Is it better to use High Mileage oil or a thicker conventional oil such as 10w-40 or 5w-40 in a high milage car?

I just purchased 1996 Land Rover Discovery with 175k. Going to be doing my first oil change this week. Not sure what type of oil has been used in the car before. I have heard that thicker oil will help older vehicles not leak as much. I live in Michigan so the winters can get pretty cold. so should i use a high milage oil (5w-30 or 10w-40) or conventional thicker oil (5w-40). The owners Manuel suggest the following

14 To 95 F......10W-30

Above 14 F......10W-40, 10W-50

Above 32 F......15W-40, 15W-50, 20W-40, 20W-50

Below 14 F......5W-20

Below 95 F......5W-30, 5W-40

7 Answers

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  • ?
    Lv 6
    4 years ago
    Favorite Answer

    It is better to use the oil indicated for the car even if it is high milage. a heavier or thicker oil will not lubricate the engine properly because its too substantial to travel through the oil line and oil pump since they are not designed for it. It will cause excessive wear in the engine. if the vehicle calls for light synthetic, 5w-30 will be compatible (even the dealership will use 5w-30 in a car that calls for 0/5w-20) but do not use anything heavier or thicker else you make the problem worse. Using heavier and thicker oils will also cause oil barriers to form inside the motor where it cannot flow into all the parts properly like the thinner oil does.

    do not use any of those 15, or 40 weights!!! the motor reaches the same operating temperature regardless of the oustside temperature. there is no need to change oil weight due to climate. All that you may have to be concerned about is a dry start during the winter or if the car sits for a long time. if you are concerned about a dry start, add a product such as lucas, which makes the oil sticker without making it thicker or heavier. If its synthetic oil, use the synthetic version. replace 1/2 to 1 qt of the oil with it.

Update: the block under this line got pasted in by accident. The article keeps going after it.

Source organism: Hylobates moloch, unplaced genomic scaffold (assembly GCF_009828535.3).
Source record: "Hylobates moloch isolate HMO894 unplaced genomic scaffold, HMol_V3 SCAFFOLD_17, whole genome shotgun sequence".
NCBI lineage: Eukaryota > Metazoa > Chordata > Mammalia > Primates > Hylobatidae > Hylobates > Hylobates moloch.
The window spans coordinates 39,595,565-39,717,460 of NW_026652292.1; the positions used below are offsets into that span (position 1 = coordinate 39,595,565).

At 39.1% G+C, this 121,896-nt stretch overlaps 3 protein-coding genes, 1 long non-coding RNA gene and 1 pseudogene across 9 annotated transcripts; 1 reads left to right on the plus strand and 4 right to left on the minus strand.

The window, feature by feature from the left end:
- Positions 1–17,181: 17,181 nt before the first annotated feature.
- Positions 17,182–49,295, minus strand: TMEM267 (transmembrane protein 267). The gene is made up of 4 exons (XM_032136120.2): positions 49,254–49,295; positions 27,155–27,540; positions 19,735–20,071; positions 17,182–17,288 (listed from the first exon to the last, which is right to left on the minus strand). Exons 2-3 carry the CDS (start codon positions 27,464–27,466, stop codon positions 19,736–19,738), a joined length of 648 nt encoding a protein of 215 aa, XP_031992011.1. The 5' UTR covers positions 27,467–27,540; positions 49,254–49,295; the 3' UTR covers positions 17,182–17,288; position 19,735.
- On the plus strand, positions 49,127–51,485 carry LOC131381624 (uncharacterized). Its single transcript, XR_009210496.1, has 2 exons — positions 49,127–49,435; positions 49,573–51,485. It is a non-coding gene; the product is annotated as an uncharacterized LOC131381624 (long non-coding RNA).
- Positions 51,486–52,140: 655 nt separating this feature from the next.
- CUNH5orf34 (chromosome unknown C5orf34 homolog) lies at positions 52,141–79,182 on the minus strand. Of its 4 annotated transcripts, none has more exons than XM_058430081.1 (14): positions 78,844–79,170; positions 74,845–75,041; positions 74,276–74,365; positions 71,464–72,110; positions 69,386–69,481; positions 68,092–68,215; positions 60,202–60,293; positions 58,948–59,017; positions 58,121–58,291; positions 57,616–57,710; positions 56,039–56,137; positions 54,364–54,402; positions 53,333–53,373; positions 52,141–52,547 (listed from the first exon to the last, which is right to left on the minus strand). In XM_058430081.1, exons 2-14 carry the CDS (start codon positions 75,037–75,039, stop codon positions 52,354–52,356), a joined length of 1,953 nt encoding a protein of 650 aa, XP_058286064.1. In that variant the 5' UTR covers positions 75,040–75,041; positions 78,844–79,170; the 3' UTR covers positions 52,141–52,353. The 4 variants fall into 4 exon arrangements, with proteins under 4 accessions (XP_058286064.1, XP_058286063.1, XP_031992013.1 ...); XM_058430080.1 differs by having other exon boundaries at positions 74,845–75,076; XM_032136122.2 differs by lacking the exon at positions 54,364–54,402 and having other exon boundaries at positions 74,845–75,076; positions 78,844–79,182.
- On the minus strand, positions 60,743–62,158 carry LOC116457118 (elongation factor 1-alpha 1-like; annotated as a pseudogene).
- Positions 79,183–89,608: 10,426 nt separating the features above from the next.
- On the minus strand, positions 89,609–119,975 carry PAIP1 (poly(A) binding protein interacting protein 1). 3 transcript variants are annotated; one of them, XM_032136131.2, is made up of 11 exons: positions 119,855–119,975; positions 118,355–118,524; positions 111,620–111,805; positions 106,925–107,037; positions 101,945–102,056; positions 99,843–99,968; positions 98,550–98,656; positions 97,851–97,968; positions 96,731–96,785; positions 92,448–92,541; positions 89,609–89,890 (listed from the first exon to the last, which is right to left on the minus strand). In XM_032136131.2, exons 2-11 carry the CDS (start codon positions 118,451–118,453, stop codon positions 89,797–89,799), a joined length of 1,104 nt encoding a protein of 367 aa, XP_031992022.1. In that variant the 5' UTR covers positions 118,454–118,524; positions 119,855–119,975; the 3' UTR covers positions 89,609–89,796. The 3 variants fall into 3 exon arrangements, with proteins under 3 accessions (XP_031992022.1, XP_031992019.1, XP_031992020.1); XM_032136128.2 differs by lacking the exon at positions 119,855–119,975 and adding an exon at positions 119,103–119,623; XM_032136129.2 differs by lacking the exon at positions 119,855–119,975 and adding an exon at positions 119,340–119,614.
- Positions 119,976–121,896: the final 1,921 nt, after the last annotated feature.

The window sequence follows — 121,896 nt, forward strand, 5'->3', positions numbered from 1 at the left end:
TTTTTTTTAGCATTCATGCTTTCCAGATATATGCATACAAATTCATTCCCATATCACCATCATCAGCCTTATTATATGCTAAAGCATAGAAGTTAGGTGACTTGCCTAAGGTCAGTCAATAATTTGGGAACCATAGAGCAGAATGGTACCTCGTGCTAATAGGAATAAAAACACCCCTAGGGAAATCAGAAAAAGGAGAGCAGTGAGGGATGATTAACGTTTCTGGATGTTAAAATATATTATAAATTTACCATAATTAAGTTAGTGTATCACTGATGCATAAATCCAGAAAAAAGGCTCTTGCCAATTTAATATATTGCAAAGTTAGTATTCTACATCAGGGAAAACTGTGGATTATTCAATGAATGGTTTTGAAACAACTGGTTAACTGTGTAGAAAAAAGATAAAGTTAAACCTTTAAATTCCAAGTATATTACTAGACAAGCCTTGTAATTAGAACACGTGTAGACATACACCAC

use 5w 30. that vehicle uses a roller cam, not a high friction flat tappet cam so it does not need any of those high mileage zddp oil additives, like STP. all it needs is "high mileage" oil because that type contains conditioners for the seals that help them not leak so much. If you do not want to buy high mileage oil, regular oil works just fine but you can also buy the seal conditioners separate in their own bottle and just add it to any oil of your choice. it can be hard to track down high mileage versions of some synthetics. And it doesn't really matter if you want to use conventional or synthetic. if the vehicle is leaking pretty badly, synthetic could be a waste of money since you'd be topping it off so often. Synthetics do lubricate better and last longer though.. and they don't sludge up. it does not mater if it has always used conventional or the other until now. you can go back and forth between using synthetic and conventional or even mixing them together, it doesn't harm anything.

    if the vehicle is also burning oil due to being high mileage, a thicker or heavier oil will make the oil burn off faster, not slower